Most importantly, Better Living Through Criticism is self-questioning, self-doubting of the professional critic. What is it that I do? What is criticism and why is criticism? How does it work, what does it do? These are the questions that matter, and they should be asked all the time. The good critic should examine his work and profession repeatedly, reflecting how the answers change, how he himself changes. In this way, the book grasps criticism as a philosophical problem. Scott states that criticism is inseparable from thinking and everyday thought processes of an everyman’s confrontation with art. Criticism is an art form of its own – and the most important part of the whole communication circle concerning books and literature, arts and humanities.

I really share this opinion, and would only add that the book (art), which is only read (observed), is just a dead artifact. Books (art) have to be talked about, thought about, written about, dealt with. Then again, I also have to add that there exists a middle link that Scott misses: a transition from everyday criticism to professional criticism. Perhaps there isn’t a difference in kind, but in degree. Even so, it is an important difference that persists even in this day and age of digital wonders. All professional criticism encompasses everyday criticism, contains thought. But not the other way around. Professional criticism is also the reflection of the everyday criticism of the professional critic, his emotional response to art, the structuring of his argument, his own context (age, gender, cultural background) and so on. Professional criticism is something private made public, a statement and the form of the statement as media. Is it an online or newspaper review? How long is it? Who chose the book? Does the publication have an agenda? These are important questions, too.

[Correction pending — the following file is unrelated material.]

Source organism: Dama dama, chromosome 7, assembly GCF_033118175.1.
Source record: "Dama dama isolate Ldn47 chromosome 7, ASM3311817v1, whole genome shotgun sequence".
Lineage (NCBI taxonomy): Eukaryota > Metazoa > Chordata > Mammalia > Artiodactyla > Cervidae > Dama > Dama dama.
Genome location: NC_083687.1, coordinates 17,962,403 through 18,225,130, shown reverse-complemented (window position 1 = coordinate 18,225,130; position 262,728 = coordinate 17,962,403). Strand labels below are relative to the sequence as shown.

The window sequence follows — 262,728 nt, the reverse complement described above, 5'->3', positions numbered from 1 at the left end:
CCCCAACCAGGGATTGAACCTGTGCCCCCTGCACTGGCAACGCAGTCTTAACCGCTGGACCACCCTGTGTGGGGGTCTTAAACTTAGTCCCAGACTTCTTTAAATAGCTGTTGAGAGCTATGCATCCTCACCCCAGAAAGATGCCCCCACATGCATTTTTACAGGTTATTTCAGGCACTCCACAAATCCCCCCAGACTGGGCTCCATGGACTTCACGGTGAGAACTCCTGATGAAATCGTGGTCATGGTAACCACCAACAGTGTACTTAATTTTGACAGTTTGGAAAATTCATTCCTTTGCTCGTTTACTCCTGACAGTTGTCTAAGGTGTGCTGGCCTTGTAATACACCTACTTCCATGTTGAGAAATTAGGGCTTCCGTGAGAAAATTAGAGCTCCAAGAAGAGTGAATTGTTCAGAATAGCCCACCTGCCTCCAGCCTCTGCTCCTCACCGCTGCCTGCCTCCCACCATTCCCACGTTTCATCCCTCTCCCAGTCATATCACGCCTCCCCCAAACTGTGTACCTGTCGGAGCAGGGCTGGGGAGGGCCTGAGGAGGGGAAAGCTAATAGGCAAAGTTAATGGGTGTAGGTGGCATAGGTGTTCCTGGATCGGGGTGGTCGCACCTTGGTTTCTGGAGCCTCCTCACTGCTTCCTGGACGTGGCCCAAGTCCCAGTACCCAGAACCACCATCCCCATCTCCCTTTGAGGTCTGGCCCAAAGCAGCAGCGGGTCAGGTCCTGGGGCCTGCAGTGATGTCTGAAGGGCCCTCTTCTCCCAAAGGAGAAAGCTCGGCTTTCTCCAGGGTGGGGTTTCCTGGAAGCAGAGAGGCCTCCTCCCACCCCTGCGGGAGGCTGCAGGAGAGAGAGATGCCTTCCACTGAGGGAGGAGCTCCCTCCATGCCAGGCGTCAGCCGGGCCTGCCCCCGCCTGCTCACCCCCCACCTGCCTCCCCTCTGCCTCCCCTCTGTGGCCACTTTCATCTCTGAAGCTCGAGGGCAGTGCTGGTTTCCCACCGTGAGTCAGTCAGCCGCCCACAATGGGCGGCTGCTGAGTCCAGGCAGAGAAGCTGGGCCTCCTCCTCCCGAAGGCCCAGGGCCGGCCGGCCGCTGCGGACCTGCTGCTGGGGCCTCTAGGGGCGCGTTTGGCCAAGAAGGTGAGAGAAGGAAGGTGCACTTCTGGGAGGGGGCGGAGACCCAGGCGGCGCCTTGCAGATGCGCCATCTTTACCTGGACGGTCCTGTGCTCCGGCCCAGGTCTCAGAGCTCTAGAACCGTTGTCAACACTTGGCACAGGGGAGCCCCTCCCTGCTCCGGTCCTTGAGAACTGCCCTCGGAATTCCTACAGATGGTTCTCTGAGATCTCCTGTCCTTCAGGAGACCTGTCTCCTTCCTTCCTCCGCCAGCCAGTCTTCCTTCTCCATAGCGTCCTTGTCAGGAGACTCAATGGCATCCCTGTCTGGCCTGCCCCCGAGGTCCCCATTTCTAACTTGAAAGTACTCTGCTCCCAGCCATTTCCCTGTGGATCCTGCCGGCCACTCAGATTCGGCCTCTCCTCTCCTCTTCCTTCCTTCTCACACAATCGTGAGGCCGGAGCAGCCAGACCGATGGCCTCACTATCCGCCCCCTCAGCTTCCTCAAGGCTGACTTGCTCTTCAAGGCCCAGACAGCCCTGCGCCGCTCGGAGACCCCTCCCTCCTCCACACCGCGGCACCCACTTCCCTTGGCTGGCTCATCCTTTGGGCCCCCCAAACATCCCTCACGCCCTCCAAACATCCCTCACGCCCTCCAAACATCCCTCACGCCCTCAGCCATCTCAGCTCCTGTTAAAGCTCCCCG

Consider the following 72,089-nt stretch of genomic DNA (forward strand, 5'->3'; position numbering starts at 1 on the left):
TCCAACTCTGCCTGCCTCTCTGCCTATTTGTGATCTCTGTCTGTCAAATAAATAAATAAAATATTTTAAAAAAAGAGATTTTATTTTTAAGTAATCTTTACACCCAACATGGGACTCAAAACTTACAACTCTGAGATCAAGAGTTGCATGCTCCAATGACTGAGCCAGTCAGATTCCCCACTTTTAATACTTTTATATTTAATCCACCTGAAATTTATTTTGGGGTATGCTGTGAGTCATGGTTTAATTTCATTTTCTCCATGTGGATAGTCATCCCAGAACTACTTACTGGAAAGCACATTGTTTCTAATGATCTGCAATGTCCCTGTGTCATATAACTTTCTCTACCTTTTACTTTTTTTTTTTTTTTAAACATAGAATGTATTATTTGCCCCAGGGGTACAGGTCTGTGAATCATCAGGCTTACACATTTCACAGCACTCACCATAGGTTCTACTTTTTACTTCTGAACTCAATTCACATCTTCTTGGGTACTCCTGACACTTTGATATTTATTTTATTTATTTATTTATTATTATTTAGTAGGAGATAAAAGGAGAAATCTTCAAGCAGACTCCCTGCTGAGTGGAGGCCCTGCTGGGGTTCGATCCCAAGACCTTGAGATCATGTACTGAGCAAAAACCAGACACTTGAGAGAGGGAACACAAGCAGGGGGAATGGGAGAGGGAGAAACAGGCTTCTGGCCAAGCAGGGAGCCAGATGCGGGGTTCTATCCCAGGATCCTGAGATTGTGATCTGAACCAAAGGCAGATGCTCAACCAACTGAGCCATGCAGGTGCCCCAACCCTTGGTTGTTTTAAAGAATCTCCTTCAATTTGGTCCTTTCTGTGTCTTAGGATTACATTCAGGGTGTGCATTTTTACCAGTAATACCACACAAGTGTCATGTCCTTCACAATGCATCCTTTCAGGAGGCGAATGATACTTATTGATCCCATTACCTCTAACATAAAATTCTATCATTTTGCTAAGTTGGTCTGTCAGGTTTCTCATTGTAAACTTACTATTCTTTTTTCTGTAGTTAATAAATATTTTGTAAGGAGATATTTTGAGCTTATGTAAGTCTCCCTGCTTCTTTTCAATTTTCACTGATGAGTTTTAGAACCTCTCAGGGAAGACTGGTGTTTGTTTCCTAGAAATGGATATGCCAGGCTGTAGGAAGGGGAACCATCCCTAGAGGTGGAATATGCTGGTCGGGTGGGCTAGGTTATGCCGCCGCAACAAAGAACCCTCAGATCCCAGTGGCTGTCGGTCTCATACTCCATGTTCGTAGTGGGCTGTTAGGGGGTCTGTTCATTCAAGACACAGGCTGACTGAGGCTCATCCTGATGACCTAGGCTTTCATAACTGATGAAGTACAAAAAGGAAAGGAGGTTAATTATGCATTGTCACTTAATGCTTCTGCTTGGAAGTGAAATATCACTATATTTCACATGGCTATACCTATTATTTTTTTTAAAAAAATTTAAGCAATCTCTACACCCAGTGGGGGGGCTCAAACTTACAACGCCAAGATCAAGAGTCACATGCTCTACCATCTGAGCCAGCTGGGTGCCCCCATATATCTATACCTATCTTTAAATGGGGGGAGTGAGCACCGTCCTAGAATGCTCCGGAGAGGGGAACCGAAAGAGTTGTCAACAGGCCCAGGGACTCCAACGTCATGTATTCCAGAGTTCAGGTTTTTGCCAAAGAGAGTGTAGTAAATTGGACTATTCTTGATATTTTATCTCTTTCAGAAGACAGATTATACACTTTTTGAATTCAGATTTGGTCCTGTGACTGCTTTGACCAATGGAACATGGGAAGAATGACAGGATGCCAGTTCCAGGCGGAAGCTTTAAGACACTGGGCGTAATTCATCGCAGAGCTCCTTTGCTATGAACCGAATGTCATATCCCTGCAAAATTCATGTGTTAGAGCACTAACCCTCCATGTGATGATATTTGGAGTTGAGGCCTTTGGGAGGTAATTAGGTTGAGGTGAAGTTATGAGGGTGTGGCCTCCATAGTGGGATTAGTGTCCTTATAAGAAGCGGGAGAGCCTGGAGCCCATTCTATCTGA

There were also some reviewers who sniggered at the book, asking why Scott would write a defense of criticism for those who aren’t going to read the book anyway. And even though this conclusion is right, in its own simple way, it is also too simple and, honestly, a little patronizing. As a critic, as a man of letters, I still believe I have things to learn. Better Living Through Criticism is a self-help book for people like us. Not just to self-reflect, but also to learn how to talk about these issues, how to convey our experience to the public. As Scott says, we live in the age of anti-intellectualism, in the age where people more and more question the use of criticism in the presence of internet forums, social media, Goodreads, and Yelp. His beef with Samuel L. Jackson, which he says led him to conceive of this book, is a proof of that. The discussion is, therefore, vital for “us,” for critics as public figures, as promoters of literature/art and of critical thinking.

Maybe this is not yet the end of criticism, but the fight is on. And it is “us” versus algorithms, confronting art versus consuming goods, as Scott writes: “Your patterns of consumption are understood to reflect your age, race, gender, sexuality, religion, political beliefs, educational level, and so on. More than that, those presumed identities tell you what you are supposed to like, more aggressively and persuasively than any bossy critic.”